SCOTUS to class action bar: You can’t stipulate out of federal court
The U.S. Supreme Court’s unanimous seven-page ruling Tuesday in Standard Fire v. Knowles proves that sometimes the best way to get through a thorny briar patch is with a machete. The court cut through incredibly complex jurisdictional arguments and what-if scenarios to reach the essential intent of the Class Action Fairness Act, a law passed in 2005 to assure that big-money class actions are litigated in federal court. And according to the Supreme Court’s decision, name plaintiffs and their lawyers cannot evade federal court jurisdiction by simply stipulating that their damages fall beneath CAFA’s $5 million threshold.
The ruling, written by Justice Stephen Breyer, should put an end to a tactic by which class action lawyers have managed to keep their cases in plaintiff-friendly state courts, according to Theodore Boutrous of Gibson, Dunn & Crutcher, who argued for the insurer Standard Fire. (Boutrous actually used the word “abuses” rather than tactics but I’ll give plaintiffs’ lawyers the benefit of the doubt.) You probably remember the backstory: After CAFA was enacted, enterprising class action lawyers in places like Miller County, Arkansas, figured out that if name plaintiffs stipulated to classwide damages of less than $5 million (and also avoided CAFA’s other jurisdictional criteria), they could have cases remanded to state court after defendants removed them to federal court under CAFA. Class action defendants groused that once the cases were back in state court they were often forced to settle for more than $5 million simply to avoid the risk of class litigation before state court judges, but the 8th Circuit Court of Appeals was unsympathetic to their purported plight.
The Supreme Court’s 2011 ruling in Smith v. Bayer gave Standard Fire a wedge, however. Last summer, after the 8th Circuit refused to hear its interlocutory appeal of the remand of Knowles’s class action to state court, the insurer went to the justices with a petition for certiorari, arguing that Smith v. Bayer precluded name plaintiffs from stipulating damages on behalf of absent class members. The justices were apparently so intrigued by the question (or disturbed by Standard Fire’s description of events in Miller County) that the court made an extraordinary grant of certiorari before conferencing on the case.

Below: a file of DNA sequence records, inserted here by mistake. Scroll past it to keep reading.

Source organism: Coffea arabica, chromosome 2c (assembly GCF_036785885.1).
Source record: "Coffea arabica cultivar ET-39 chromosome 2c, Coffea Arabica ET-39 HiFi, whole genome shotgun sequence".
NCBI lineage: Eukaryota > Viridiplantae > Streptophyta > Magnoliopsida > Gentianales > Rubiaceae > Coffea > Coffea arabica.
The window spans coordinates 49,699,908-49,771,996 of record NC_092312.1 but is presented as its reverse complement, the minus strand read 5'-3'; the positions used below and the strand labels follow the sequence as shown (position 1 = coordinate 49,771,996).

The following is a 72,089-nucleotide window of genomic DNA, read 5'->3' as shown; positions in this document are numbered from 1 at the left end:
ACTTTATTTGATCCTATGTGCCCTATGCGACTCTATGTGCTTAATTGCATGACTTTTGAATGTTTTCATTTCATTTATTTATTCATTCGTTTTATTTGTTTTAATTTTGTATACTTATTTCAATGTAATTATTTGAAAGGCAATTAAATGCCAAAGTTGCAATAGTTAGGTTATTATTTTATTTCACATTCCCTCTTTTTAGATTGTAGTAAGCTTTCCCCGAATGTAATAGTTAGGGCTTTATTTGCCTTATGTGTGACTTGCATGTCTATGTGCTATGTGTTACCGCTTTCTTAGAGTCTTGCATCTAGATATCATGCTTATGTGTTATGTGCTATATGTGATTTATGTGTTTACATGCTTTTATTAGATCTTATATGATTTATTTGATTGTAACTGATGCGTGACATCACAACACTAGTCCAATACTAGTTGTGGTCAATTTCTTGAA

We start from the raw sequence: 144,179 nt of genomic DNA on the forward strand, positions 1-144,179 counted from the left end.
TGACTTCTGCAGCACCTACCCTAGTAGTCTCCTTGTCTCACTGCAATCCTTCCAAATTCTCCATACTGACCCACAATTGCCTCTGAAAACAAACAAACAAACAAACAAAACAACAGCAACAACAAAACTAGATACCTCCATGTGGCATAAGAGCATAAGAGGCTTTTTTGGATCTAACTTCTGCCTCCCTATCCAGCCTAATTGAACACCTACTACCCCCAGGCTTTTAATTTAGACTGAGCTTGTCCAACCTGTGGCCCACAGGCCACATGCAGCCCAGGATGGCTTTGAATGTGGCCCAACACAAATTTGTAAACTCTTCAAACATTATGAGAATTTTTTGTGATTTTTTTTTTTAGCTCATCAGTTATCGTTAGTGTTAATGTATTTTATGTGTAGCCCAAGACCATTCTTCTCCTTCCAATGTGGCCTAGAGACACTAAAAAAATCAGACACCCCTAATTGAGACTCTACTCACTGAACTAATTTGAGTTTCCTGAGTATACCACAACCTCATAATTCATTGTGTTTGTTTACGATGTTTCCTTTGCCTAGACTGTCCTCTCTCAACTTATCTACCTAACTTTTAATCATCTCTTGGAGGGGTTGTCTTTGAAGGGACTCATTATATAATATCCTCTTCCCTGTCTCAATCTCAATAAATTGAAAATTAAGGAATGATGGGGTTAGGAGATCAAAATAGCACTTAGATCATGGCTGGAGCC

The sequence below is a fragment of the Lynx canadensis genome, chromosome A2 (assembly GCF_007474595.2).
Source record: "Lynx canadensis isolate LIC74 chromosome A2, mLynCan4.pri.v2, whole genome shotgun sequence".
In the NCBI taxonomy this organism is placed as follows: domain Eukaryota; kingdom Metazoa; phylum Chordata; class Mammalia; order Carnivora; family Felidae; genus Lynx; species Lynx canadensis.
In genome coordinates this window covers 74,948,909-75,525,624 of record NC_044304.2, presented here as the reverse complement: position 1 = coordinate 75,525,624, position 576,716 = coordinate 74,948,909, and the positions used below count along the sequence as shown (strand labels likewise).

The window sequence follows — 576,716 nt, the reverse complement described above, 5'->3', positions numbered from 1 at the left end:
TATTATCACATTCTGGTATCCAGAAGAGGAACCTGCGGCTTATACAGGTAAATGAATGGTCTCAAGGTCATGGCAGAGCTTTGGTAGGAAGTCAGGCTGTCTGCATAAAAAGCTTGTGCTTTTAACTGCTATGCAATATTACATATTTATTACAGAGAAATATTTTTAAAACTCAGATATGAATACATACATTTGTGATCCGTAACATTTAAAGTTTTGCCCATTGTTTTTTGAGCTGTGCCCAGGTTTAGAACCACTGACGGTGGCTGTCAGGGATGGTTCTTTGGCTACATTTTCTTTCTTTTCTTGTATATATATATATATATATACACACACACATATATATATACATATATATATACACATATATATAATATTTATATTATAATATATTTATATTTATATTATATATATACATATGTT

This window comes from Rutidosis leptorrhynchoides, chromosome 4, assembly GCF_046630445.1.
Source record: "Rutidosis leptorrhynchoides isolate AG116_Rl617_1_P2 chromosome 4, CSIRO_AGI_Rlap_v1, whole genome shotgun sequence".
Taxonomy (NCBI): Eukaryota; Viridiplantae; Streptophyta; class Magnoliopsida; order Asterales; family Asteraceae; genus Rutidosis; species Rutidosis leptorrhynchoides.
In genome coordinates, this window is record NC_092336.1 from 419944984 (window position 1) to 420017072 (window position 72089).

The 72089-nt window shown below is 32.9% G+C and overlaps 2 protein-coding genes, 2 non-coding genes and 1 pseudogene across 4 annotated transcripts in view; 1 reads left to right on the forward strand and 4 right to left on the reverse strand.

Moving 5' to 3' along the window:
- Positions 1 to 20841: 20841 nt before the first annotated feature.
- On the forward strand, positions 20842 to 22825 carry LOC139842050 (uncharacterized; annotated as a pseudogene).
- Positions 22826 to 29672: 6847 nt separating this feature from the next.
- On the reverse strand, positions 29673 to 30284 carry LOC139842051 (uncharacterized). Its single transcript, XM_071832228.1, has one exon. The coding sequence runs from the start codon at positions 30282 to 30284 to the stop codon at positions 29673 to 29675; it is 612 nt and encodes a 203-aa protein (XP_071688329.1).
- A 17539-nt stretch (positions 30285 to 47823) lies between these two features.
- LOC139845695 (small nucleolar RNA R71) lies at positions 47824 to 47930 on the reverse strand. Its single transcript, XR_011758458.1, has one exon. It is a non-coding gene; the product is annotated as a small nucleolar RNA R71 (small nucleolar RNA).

Smith v. Bayer put Knowles in a bind, as his Supreme Court counsel, David Frederick of Kellogg, Huber, Hansen, Todd, Evans & Figel implicitly acknowledged in the name plaintiff’s merits brief to the court last November. Knowles couldn’t sign away the rights of the rest of the class, but without stipulating that damages were less than $5 million, he couldn’t get back to state court. So Frederick conceded that Knowles’s stipulation was binding only on him, not on everyone else in the purported class suing Standard Fire. The name plaintiff’s assessment of damages, the brief argued, was relevant for the purposes of determining jurisdiction under CAFA, but if the class was subsequently certified, the stipulation “has no effect on the merits of absent class members’ claims.” Nevertheless, the brief contended, name plaintiffs are the masters of their own complaints, so federal judges weighing remand motions must accede to their preliminary assessment of damages.
That theory could have gutted CAFA, as I’ve explained. But as the justices signaled at oral arguments in January, they weren’t buying Knowles’s attempt to have his jurisdictional cake and then to feast on damages. Breyer’s opinion makes that abundantly clear. To treat a non-binding stipulation as if it were binding simply for the purpose of determining jurisdiction under CAFA would “exalt form over substance and run directly counter to CAFA’s primary objective,” the court wrote. Breyer also signaled that he was onto the class action bar’s game. Permitting name plaintiffs to stipulate to damages merely for jurisdictional purposes “would also have the effect of allowing the subdivision of a $100 million action into 21 just-below-$5-million state-court actions simply by including nonbinding stipulations,” he wrote. “Such an outcome would squarely conflict with the statute’s objective.”
The court said that while it might be simpler for federal judges deciding jurisdiction to assess potential classwide damages on the basis of a name plaintiff’s stipulation, their responsibility is to follow CAFA’s dictates and determine the aggregate value of class members’ claims. And since stipulations of damages bind only the name plaintiffs who sign them, the Supreme Court said, judges should ignore them for the purposes of CAFA-evading remands.
Class action lawyers can at least be relieved that the justices didn’t take the opportunity of this case toexpandfederal-court jurisdiction over their cases, as some of Standard Fire’s amici urged the court to do. The court’s ruling takes CAFA at its word, no more and no less.
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